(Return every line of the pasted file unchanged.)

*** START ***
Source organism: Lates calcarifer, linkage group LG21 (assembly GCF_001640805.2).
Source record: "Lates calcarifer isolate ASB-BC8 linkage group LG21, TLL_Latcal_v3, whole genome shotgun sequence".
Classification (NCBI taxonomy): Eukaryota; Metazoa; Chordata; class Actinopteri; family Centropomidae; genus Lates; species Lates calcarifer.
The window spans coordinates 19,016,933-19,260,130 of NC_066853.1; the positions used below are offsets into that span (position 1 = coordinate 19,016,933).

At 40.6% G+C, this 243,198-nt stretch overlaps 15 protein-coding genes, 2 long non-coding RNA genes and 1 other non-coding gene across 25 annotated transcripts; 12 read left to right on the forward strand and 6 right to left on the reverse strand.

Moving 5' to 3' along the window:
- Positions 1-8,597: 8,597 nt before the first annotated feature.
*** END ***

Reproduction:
Source organism: Lates calcarifer, linkage group LG21 (assembly GCF_001640805.2).
Source record: "Lates calcarifer isolate ASB-BC8 linkage group LG21, TLL_Latcal_v3, whole genome shotgun sequence".
Classification (NCBI taxonomy): Eukaryota; Metazoa; Chordata; class Actinopteri; family Centropomidae; genus Lates; species Lates calcarifer.
The window spans coordinates 19,016,933-19,260,130 of NC_066853.1; the positions used below are offsets into that span (position 1 = coordinate 19,016,933).

At 40.6% G+C, this 243,198-nt stretch overlaps 15 protein-coding genes, 2 long non-coding RNA genes and 1 other non-coding gene across 25 annotated transcripts; 12 read left to right on the forward strand and 6 right to left on the reverse strand.

Moving 5' to 3' along the window:
- Positions 1-8,597: 8,597 nt before the first annotated feature.